The period of Anglo-Saxon literature extends from the 5-th to the beginning of the 12-th century. Britain was subjected to the invasion of Angles, Saxons and Jutes (West Germanic tribes). West Saxon dialect was the most important language for literature.
The principal achievements were the orally transmitted poems composed and recited by minstrels. The most important literary work of this period is “Beowulf” which contains vivid description, action and character portrayal. It is based on legends of Teutonic tribes and was recorded in the 8-th century. To this period also belong “Widsith (far wanderer), the story of the wanderings of a minstrel”; “Deor’s Lament” which describes the sorrows of a bard who lost his master’s favour; “The wife’s Lament”, the first English poem with love theme; “The Seafarer”, which describes a sailor’s love for the sea.
Of Christian literature the example is the verses by Caedmon in praise of God (“Hymn of Caedmon”, “Christ and Satan”, “Daniel”, “Genesis”).
The other famous poet of this period was Cynewulf (“Christ”, “Elene”, “The Fates of the Apostles”).
The first examples of English prose of this period were written during the reign of Alfred the Great, the King of Wessex.
He was both the patron of men of learning and a translator of the Venerable Bede’s ecclesiastical history. Bede was the author of about forty historical and theological works, most of them written in Latin.
King Alfred contributed to the Anglo-Saxon Chronicle, a detailed record of English history written in old English. Aelfric, an abbot, wrote prose of the period including “Lives of Saints”, a book of sermons; “Colloquium”, an English-Latin dictionary.
Old English writings are a rich source of information on life, customs and ideas of this time.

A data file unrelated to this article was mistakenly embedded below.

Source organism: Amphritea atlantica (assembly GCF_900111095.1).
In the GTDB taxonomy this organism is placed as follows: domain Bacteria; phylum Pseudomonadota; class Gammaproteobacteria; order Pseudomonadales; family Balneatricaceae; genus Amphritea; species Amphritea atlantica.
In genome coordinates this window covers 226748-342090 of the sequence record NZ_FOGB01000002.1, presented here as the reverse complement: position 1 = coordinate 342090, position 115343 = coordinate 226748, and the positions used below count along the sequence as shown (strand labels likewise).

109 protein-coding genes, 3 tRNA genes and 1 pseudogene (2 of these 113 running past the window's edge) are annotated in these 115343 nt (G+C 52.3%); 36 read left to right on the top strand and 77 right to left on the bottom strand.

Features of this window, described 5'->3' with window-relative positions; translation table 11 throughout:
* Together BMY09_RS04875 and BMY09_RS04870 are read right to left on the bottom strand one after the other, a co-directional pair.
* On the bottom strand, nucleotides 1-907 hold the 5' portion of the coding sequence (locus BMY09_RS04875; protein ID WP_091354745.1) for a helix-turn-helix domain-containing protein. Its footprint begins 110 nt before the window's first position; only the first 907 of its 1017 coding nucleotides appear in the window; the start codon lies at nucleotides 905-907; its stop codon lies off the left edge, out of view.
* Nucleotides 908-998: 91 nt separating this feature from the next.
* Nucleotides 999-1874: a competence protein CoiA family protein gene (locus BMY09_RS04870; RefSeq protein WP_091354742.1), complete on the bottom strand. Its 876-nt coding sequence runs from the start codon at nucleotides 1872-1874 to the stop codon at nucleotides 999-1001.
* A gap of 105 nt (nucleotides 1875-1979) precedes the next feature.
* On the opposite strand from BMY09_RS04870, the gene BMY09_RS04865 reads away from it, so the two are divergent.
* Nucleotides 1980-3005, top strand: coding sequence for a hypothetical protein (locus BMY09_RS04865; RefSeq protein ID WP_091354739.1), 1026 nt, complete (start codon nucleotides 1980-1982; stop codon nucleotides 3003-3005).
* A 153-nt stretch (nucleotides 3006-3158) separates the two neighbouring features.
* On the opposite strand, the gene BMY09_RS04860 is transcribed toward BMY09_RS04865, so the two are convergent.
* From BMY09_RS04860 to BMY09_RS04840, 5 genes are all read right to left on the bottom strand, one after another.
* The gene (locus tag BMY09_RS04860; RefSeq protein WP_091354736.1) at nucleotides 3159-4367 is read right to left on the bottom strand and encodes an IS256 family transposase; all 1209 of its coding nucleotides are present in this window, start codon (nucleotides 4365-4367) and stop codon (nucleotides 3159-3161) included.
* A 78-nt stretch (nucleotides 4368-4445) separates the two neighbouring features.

The “ Art-for-art’s-sake” movement was an attempt to separate artistic matters from subsidiary concerns such as morality, social concerns, nationalism, even personal biography.
In the late 18th and the 19th century esthetics began to attempt to discover the abstract principles of artistic beauty and strove to create beauty.
Artists and writers began to think of themselves as independent of social currents and the world around them. For their slogan they took John Keats words “A thing of beauty is a joy forever”. The cult of beauty was basic for romanticism, the Pre-Raphaelites and the decadent writers.
The principles of the movement art for arts sake were stated by Victor Cousin and the philosophers of the 19 century (Kant, Hegel, Bergson) contributed to the development of a science called experimental esthetics, a branch of psychophysics.
Avant-garde, in literature experimental trend in writing in early 20th century with new forms and techniques. It is characterized by breaking the conventional narrative and the lay out of the book. The movement was later called modernism.
Baptism (Gr baptein, “to dip”, or “to immerse”) one of the sacraments of the Christian church, performed by applying water to the person of the candidate in various modes, in the name of the Trinity.
Two modes of baptism are practised: one by immersion or dipping, and another by aspersion or sprinkling.